Writing Your Florida Last Will and Testament? 5 Things to Consider Before Using Online Will Services (Like RocketLawyer or LegalZoom) or Store-bought Will Forms

Posted By on October 13, 2011

Last Update: 02/10/16

It is true that Florida probate lawyers compete with online will services and companies that publish generic forms for Last Wills and Testaments.  Some of those who will be reading this article will respond with a knee-jerk reaction that any warnings from a Florida probate attorney are biased and self-serving.  However, that’s not true.

The truth is that Florida probate attorneys try and warn Floridians against using the online will services or pre-packaged will forms to finalize their last wishes in a Last Will and Testament because it’s the right thing to do.   Florida probate attorneys make more money fixing problems created from generic wills than it would have cost the Floridian who just took the time to see a Florida legal professional about his will in the first place.

Here are 5 things to consider before using online will services or prepackaged will forms in Florida:

1.  Florida law is constantly changing.  There are laws, for example, that impact Florida wills, as well as powers of attorney, health care surrogates and other documents which should  be created alongside the will, that went into effect last month.  (To review current 2011 Florida Probate Law, check the links in the right sidebar – like the one to the 2011 Florida Probate Rules). National companies may be slow to update their documents to comply with current law or they may even be unaware of the latest changes in state law which could effect an individual’s situation.  Further, will they ask all of the right questions? Do you have a safety deposit box?  If so, where is it located?  Will you want them to know?

2.  Not all your property may be covered by a Florida Last Will and Testament, and a Florida probate lawyer can explain how your property will be treated under Florida law.  For example:

  • an investment account with a joint owner or designated beneficiary will not be covered in a Florida Will;
  • a bank account (checking or savings) with a joint owner or designated beneficiary will not be covered by a Florida Will; and
  • real estate owned jointly or with a designated will not be covered by a Florida Will.

3. Other commonly held assets in Florida that may not be covered by a will include:

  • life insurance polices
  • annuities
  • IRAs

4.  Your Florida Will must be determined to be legally valid, including being properly executed, in order to be admitted to probate allowing for the ownership of your probate assets to pass to your intended beneficiaries.  The online wills or prepackaged form wills must be properly executed in order to be “admitted to probate.”  Do they provide a self-proving affidavit, thereby avoiding the necessity of having to locate witnesses when you die?   In the long run, you’re not saving any money on legal fees by opting for the prepackaged will or online will preparation service if the will is not properly executed.

5.  If the will you signed is not found to be valid under Florida law, then one of two things will happen: (a) an older will that is valid may be used to transfer your assets or (b) if there is no other will, then your assets will be distributed under Florida law’s “intestacy statutes.”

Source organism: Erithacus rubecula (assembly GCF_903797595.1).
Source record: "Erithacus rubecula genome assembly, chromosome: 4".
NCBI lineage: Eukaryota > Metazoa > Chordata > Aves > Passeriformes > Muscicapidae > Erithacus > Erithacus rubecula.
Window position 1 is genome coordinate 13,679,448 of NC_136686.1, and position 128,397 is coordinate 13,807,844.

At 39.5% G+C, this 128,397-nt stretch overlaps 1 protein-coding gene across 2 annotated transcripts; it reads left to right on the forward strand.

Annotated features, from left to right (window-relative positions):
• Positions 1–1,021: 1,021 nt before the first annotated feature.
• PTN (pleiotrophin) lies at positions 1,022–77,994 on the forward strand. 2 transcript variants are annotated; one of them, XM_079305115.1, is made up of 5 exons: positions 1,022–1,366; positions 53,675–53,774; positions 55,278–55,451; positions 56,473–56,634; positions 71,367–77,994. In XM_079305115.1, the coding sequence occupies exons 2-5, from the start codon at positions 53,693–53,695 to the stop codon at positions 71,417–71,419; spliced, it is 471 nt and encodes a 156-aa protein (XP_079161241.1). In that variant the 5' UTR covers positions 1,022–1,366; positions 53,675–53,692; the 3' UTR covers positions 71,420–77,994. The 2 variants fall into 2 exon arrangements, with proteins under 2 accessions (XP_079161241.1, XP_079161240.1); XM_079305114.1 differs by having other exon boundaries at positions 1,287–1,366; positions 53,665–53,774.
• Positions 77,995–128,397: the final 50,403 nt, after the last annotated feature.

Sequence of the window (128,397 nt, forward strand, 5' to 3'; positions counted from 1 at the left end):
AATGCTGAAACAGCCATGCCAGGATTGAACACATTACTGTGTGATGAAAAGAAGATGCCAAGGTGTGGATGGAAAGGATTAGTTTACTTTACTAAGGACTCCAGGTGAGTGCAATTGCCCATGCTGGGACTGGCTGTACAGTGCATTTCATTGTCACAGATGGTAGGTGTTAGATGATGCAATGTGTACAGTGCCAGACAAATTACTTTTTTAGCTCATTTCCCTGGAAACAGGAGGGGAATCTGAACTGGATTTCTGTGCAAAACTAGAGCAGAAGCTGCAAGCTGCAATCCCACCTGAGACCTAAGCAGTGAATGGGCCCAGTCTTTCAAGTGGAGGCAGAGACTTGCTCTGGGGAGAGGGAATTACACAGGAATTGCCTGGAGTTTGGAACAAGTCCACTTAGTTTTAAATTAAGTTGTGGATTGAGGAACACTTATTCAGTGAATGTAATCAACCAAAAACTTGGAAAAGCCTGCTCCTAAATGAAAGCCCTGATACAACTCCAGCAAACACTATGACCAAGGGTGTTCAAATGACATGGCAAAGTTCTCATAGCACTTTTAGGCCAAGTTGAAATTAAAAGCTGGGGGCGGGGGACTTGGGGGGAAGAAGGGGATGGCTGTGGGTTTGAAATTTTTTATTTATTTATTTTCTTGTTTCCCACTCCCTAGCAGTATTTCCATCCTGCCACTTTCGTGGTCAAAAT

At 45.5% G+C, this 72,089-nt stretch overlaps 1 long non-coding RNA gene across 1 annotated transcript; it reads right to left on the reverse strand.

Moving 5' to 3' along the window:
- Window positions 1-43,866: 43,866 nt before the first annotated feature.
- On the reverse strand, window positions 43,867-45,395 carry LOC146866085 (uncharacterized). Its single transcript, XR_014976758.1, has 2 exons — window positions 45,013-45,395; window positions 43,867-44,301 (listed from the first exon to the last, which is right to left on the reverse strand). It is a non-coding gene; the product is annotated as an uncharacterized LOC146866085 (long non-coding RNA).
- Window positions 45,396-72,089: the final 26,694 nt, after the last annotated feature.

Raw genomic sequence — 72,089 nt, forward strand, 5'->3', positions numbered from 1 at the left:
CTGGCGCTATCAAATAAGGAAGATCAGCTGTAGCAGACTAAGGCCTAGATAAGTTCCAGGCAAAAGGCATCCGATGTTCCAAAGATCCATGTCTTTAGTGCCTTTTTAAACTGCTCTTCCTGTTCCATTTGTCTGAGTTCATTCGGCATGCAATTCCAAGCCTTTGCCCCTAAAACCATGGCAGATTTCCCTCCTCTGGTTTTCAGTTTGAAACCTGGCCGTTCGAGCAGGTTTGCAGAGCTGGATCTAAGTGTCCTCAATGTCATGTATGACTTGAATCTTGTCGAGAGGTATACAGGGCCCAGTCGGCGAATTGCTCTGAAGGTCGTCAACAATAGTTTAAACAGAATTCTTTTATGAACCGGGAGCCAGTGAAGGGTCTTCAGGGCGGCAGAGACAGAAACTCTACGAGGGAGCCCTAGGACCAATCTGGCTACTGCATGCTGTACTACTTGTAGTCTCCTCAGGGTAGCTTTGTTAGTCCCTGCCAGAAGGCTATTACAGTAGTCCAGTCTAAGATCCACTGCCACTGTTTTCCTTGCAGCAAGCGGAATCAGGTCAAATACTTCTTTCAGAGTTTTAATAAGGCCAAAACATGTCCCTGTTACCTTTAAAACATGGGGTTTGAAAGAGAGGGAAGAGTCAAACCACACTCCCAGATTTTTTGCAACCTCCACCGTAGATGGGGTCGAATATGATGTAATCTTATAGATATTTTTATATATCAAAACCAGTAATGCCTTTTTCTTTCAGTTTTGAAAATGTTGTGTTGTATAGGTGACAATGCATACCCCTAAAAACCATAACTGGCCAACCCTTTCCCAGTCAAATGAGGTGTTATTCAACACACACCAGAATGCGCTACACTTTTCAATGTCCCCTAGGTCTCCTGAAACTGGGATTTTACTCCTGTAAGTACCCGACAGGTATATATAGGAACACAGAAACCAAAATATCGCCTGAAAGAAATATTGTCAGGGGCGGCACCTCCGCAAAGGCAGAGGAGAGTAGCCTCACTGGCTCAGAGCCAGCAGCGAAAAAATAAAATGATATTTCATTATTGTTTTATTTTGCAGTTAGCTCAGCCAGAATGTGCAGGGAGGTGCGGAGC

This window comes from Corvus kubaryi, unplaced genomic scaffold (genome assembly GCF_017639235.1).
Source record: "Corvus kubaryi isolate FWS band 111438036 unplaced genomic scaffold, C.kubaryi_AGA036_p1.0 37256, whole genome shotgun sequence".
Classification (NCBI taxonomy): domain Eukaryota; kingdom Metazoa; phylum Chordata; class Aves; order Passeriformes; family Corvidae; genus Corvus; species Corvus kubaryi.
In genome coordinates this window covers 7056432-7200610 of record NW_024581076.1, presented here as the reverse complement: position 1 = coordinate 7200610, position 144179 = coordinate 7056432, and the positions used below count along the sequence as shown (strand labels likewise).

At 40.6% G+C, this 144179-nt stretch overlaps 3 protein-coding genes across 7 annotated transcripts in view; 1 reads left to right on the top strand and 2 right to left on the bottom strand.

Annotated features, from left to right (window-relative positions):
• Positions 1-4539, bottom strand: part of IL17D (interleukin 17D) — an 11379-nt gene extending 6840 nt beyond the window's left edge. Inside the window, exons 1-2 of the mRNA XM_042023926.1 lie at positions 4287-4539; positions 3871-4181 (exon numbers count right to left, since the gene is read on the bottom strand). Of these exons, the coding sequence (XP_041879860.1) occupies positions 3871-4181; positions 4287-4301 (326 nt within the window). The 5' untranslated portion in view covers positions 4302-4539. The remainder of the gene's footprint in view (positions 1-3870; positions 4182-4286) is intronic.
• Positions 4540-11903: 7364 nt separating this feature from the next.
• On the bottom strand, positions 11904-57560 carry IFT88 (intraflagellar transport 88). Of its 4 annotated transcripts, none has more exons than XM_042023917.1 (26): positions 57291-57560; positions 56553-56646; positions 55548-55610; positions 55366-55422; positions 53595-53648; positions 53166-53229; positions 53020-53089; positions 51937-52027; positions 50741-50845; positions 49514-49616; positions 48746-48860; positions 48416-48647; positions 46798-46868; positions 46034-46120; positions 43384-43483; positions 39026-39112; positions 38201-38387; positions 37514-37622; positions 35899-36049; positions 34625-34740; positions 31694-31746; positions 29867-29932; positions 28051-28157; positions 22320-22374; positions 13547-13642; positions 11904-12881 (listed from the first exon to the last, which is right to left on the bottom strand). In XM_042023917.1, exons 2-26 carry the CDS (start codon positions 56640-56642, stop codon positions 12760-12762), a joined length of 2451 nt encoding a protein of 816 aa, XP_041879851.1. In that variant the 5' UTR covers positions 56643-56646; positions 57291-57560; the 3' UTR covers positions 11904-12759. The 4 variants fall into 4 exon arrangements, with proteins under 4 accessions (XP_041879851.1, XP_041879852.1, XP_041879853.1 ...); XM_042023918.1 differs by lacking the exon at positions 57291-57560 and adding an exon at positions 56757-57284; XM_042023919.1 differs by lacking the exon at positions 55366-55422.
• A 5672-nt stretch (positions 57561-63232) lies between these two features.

And There, There Are Taxes To Consider….

Part of planning your estate, and how to pass your property to your loved ones after you’ve passed on, includes factoring in the tax implications of what you are planning to do.  This is complex, and it involves state and federal taxes.  From our website:

For those Probate estates not required to file a federal estate tax return, the final documents to close a probate are due within 12 months of the opening of the estate by the Court. An estate is opened upon the issuance of letters of administration by the Court.

For those estate required to file a federal estate tax return, Form 706, which is due nine months after death, the final accounting and papers to close the probate administration are due within 12 months from the date the tax return is due. This date is usually extended by the court because often the IRS’ review and acceptance of the estate tax return are not completed within that period.

Probates that do not file a federal estate tax return and that do not involve any lawsuits, often close within five or six months.

Bottom line, it may be tempting to use these online will preparation services, like Legal Zoom or Rocket Lawyer, or to fill out forms you buy at the local office supply store, but here in Florida, the law may not respect what you’ve done — and any flaw, including the improper execution of the document, may not be discovered until some grieving loved one tries to probate the document.   You will need a lawyer then …. and it will more expensive than it otherwise needed to be in probating your estate

 

A good piece of advice is to at least speak with an experienced Florida real estate lawyer to learn about your rights. Most real estate lawyers, like Larry Tolchinsky, offer a free initial consultation (over the phone or in person, whichever you prefer) to answer your questions.

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Picture of Larry Tolchinsky

Do you have questions or comments? Then please feel free to send Larry an email or call him now at (954) 458-8655.

 

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Comments

One Response to “Writing Your Florida Last Will and Testament? 5 Things to Consider Before Using Online Will Services (Like RocketLawyer or LegalZoom) or Store-bought Will Forms”

  1. Vince says:

    If this was sincere then the simple remedies to the items mention in paragraph 2 would be stated. For example all accounts beneficiary information should be current.

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